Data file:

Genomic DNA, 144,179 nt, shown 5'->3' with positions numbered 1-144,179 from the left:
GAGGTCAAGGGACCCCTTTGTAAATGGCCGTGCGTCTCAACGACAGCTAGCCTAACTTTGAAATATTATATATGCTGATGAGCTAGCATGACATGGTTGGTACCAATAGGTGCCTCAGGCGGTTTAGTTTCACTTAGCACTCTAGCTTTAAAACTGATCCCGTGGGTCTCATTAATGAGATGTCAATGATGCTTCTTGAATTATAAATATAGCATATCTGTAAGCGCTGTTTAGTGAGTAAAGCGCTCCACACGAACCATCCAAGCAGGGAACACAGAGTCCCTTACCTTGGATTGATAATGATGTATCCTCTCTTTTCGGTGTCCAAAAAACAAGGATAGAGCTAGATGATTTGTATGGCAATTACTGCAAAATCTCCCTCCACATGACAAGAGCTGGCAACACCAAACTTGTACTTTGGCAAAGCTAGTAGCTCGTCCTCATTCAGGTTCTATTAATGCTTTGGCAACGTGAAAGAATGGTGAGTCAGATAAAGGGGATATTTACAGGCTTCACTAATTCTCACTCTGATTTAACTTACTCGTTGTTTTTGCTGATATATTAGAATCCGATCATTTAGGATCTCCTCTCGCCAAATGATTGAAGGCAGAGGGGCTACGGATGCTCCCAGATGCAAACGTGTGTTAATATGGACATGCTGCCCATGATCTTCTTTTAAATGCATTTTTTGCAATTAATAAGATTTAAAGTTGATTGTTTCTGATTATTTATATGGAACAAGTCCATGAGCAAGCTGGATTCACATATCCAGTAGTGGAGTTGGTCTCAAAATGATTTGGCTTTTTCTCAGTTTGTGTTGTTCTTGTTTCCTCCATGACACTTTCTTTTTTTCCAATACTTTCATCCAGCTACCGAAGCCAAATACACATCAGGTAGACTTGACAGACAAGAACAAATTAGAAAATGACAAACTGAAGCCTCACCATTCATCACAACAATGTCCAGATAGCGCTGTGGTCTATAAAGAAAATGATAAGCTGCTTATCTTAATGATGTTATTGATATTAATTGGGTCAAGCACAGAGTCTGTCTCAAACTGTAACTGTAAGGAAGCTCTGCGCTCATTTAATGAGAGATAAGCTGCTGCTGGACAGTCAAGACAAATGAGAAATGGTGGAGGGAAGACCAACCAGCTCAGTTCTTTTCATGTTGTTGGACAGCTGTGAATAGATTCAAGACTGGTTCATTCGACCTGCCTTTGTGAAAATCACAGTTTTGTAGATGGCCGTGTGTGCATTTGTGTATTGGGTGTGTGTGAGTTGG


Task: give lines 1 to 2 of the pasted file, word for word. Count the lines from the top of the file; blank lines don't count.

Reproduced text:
Genomic DNA, 144,179 nt, shown 5'->3' with positions numbered 1-144,179 from the left:
GAGGTCAAGGGACCCCTTTGTAAATGGCCGTGCGTCTCAACGACAGCTAGCCTAACTTTGAAATATTATATATGCTGATGAGCTAGCATGACATGGTTGGTACCAATAGGTGCCTCAGGCGGTTTAGTTTCACTTAGCACTCTAGCTTTAAAACTGATCCCGTGGGTCTCATTAATGAGATGTCAATGATGCTTCTTGAATTATAAATATAGCATATCTGTAAGCGCTGTTTAGTGAGTAAAGCGCTCCACACGAACCATCCAAGCAGGGAACACAGAGTCCCTTACCTTGGATTGATAATGATGTATCCTCTCTTTTCGGTGTCCAAAAAACAAGGATAGAGCTAGATGATTTGTATGGCAATTACTGCAAAATCTCCCTCCACATGACAAGAGCTGGCAACACCAAACTTGTACTTTGGCAAAGCTAGTAGCTCGTCCTCATTCAGGTTCTATTAATGCTTTGGCAACGTGAAAGAATGGTGAGTCAGATAAAGGGGATATTTACAGGCTTCACTAATTCTCACTCTGATTTAACTTACTCGTTGTTTTTGCTGATATATTAGAATCCGATCATTTAGGATCTCCTCTCGCCAAATGATTGAAGGCAGAGGGGCTACGGATGCTCCCAGATGCAAACGTGTGTTAATATGGACATGCTGCCCATGATCTTCTTTTAAATGCATTTTTTGCAATTAATAAGATTTAAAGTTGATTGTTTCTGATTATTTATATGGAACAAGTCCATGAGCAAGCTGGATTCACATATCCAGTAGTGGAGTTGGTCTCAAAATGATTTGGCTTTTTCTCAGTTTGTGTTGTTCTTGTTTCCTCCATGACACTTTCTTTTTTTCCAATACTTTCATCCAGCTACCGAAGCCAAATACACATCAGGTAGACTTGACAGACAAGAACAAATTAGAAAATGACAAACTGAAGCCTCACCATTCATCACAACAATGTCCAGATAGCGCTGTGGTCTATAAAGAAAATGATAAGCTGCTTATCTTAATGATGTTATTGATATTAATTGGGTCAAGCACAGAGTCTGTCTCAAACTGTAACTGTAAGGAAGCTCTGCGCTCATTTAATGAGAGATAAGCTGCTGCTGGACAGTCAAGACAAATGAGAAATGGTGGAGGGAAGACCAACCAGCTCAGTTCTTTTCATGTTGTTGGACAGCTGTGAATAGATTCAAGACTGGTTCATTCGACCTGCCTTTGTGAAAATCACAGTTTTGTAGATGGCCGTGTGTGCATTTGTGTATTGGGTGTGTGTGAGTTGG